Figure 14.11

Selected catfishes, showing some of the array ofbody types and shared characteristics among the 35families. Drawings by John Quinn, in Burgess (1989),used with permission of TFH Publications.


 The most primitive catfishes are the South American diplomystids,which have a well-developed, toothed maxillary bone, atrait they share with the extinct Eocene hypsidorids. Aswith the vast majority of ostariophysans, most catfishes areconfined to fresh water, including many cave species (e.g.,Proudlove 2006). However, two families of catfishes areprimarily marine, the widespread sea catfishes (Ariidae)and the highly venomous Indo-Pacific eeltail catfishes(Plotosidae). The plotosids have diversified in severalrespects. Juvenile lined catfishes, Plotosus lineatus, aretightly schooling, diurnally active fishes in contrast to thesolitary, nocturnal behavior of most other families. Bothfamilies contain members that occur in fresh water, such asthe plotosid tandan catfishes of Australia (Tandanus), whichprobably represents secondary evolution of the use of freshwaterhabitats (i.e., freshwater ancestor gave rise to amarine species which then reinvaded fresh water). Marineplotosids have highly venomous spines and relatively boldcoloration, suggesting an aposematic warning function (see Evading pursuit), which does not appear todeter their chief predators, the equally venomous seasnakes(Voris et al. 1978).


Most catfishes are naked, lacking true scales. But in somefamilies, different parts of the body are covered with individualor overlapping bony plates (armorhead catfishes,loach catfishes, sea catfishes, thorny catfishes, callichthyidarmored catfishes, suckermouth armored catfishes), orthornlike projections, tubercles or “odontodes” (sisorids,thorny catfishes, aspredinid banjo catfishes, spiny dwarfcatfishes). The popular “plecostomus” catfishes of theaquarium trade are loricariid suckermouth armored catfishes; most are in the genus Hypostomus because, regrettably,Plecostomus is no longer a valid scientific name.Relatives in the genus Pterygoplichthys have become anuisance introduction in Mexico and Florida where theyundergo population explosions.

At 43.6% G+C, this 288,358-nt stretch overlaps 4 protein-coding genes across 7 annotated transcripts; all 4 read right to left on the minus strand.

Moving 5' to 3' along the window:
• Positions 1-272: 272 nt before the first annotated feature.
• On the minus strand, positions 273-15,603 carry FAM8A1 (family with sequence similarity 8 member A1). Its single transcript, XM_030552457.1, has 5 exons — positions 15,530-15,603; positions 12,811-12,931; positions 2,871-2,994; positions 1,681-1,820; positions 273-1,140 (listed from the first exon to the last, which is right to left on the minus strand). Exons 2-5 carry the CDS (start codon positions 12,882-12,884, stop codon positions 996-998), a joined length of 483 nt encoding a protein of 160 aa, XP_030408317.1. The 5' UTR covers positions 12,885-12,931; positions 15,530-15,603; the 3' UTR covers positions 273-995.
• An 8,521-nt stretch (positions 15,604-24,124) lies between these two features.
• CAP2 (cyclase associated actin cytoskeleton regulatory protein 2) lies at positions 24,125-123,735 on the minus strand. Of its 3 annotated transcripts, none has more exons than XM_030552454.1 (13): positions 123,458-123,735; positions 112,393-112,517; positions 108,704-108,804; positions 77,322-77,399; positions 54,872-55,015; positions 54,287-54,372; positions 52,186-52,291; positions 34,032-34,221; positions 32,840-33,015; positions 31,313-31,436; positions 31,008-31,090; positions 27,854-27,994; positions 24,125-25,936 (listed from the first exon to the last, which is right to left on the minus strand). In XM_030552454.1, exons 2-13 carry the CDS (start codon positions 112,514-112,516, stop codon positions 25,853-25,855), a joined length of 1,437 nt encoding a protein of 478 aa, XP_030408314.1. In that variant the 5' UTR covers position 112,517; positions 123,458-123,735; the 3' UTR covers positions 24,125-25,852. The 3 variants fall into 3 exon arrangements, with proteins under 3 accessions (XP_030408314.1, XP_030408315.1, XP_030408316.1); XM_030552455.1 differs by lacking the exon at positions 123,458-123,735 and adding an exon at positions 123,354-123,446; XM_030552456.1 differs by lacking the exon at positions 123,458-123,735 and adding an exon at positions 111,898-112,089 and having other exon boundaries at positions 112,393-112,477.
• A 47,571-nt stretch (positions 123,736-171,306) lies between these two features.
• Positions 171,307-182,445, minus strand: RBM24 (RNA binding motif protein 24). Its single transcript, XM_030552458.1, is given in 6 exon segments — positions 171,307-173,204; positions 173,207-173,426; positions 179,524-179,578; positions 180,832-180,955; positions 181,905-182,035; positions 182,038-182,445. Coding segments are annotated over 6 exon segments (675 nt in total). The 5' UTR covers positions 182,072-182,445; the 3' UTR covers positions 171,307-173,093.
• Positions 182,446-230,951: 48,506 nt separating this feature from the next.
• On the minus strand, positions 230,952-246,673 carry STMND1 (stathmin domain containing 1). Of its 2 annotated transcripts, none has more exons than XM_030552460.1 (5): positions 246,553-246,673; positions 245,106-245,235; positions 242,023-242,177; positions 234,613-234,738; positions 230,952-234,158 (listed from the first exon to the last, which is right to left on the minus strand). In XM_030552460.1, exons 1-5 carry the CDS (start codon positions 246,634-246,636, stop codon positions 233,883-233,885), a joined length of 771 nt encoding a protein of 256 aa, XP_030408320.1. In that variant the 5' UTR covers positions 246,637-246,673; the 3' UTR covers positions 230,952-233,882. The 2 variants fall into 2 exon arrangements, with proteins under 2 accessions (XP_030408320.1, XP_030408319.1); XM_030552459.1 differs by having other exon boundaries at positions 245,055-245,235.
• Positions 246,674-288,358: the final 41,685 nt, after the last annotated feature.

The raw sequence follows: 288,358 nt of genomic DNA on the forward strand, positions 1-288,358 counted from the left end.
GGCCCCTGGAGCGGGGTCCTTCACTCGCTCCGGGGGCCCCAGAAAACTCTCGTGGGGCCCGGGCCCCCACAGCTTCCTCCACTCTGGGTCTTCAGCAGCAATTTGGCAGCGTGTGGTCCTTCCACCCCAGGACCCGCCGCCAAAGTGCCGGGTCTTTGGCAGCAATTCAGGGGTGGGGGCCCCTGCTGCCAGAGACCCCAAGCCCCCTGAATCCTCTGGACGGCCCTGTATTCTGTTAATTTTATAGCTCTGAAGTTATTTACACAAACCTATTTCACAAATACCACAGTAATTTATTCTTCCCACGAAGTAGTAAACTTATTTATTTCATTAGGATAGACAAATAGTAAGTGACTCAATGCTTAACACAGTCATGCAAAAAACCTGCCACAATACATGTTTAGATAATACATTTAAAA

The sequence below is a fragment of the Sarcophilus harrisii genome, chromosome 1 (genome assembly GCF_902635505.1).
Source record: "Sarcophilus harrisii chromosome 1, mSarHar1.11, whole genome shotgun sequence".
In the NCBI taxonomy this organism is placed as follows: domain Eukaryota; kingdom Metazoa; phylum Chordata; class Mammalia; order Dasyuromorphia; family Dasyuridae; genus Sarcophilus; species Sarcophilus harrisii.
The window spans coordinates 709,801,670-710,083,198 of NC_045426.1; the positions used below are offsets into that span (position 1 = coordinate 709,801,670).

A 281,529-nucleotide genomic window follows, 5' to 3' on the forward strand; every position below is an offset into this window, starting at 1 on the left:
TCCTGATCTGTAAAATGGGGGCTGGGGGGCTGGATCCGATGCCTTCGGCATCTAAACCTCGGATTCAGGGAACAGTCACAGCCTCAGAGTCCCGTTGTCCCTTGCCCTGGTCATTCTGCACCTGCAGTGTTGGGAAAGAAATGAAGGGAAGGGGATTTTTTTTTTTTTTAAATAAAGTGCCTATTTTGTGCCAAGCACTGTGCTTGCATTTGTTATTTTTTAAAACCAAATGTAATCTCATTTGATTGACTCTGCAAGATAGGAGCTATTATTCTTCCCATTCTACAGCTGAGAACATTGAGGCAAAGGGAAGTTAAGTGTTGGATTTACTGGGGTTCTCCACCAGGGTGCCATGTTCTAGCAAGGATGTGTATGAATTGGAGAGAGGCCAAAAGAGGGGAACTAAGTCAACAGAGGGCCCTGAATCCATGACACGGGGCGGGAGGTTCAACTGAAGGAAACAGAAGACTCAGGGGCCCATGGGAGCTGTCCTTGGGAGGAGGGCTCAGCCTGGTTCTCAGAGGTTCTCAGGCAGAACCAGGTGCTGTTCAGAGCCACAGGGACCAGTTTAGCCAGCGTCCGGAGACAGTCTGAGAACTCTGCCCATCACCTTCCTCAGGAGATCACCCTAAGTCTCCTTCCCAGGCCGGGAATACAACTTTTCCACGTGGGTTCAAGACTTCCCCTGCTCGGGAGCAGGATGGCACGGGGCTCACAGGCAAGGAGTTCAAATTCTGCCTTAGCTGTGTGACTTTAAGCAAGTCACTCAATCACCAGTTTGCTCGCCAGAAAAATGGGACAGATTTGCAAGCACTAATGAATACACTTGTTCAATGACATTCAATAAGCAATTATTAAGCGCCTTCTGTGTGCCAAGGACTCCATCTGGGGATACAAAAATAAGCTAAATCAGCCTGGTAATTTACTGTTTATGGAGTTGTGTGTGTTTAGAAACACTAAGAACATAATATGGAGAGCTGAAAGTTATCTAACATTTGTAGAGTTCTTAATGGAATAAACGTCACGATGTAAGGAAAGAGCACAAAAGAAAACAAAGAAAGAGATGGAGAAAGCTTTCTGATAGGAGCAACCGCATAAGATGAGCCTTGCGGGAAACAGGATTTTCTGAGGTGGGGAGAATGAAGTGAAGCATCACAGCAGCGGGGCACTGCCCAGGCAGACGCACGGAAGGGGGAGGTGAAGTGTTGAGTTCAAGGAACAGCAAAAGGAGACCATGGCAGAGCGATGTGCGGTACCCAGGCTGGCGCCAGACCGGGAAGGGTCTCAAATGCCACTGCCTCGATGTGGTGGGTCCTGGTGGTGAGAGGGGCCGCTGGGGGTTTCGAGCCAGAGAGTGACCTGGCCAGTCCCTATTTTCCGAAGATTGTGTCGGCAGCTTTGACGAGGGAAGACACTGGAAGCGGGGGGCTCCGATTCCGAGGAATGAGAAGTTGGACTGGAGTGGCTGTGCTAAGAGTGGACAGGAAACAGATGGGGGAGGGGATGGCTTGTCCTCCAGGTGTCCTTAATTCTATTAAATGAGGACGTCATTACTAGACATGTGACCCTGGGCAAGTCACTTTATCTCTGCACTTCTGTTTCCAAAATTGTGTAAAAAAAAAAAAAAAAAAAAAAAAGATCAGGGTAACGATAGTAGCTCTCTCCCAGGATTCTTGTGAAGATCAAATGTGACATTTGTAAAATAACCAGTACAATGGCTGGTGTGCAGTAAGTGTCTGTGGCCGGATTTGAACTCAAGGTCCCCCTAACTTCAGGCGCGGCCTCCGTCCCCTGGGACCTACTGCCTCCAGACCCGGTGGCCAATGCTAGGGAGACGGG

Some of the world’s largest freshwater fishes are catfishes, including the predatory European wels (Siluris glanis,Siluridae) at 5 m and 330 kg; the herbivorous, CriticallyEndangered, Mekong Giant Catfish (Pangasianodon gigas,Pangasiidae) at 3 m and 300 kg; and the 2.8 m, 150 kglong-whiskered pimelodid Piraiba (Brachyplatystoma filamentosum) of South America (Fig. 14.12). Piraiba areimportantly economically and ecologically in the Amazonbasin and are legendary for their annual migrations(Barthem & Goulding 1997). The largest catfishes in NorthAmerica are the Flathead and Blue catfishes, Pylodictis olivarisand Ictalurus furcatus, which reach about 1.5 m and50–68 kg. Very small catfishes such as spiny dwarf catfishes(Scoloplacidae) and whalelike catfishes (Cetopsidae) areonly 20–25 mm long as adults. Some small catfishesare notably unpleasant. The pencil or parasitic catfishes(Trichomycteridae) of South America include species thateat mucus and scales from other fishes or that pierce theskin or gill cavities of other fishes and feed on blood. Atleast one species, a candiru, Vandellia cirrhosa, is known toswim up the urethra of bathers and lodge itself there withits opercular spines, necessitating surgical removal (Burgess1989; Spotte 2002). This behavior results in part becausetrichomycterids are positively rheophilic, which means theytend to swim “upstream” into gill cavities, or occasionallyinto a urethra.


Figure 14.12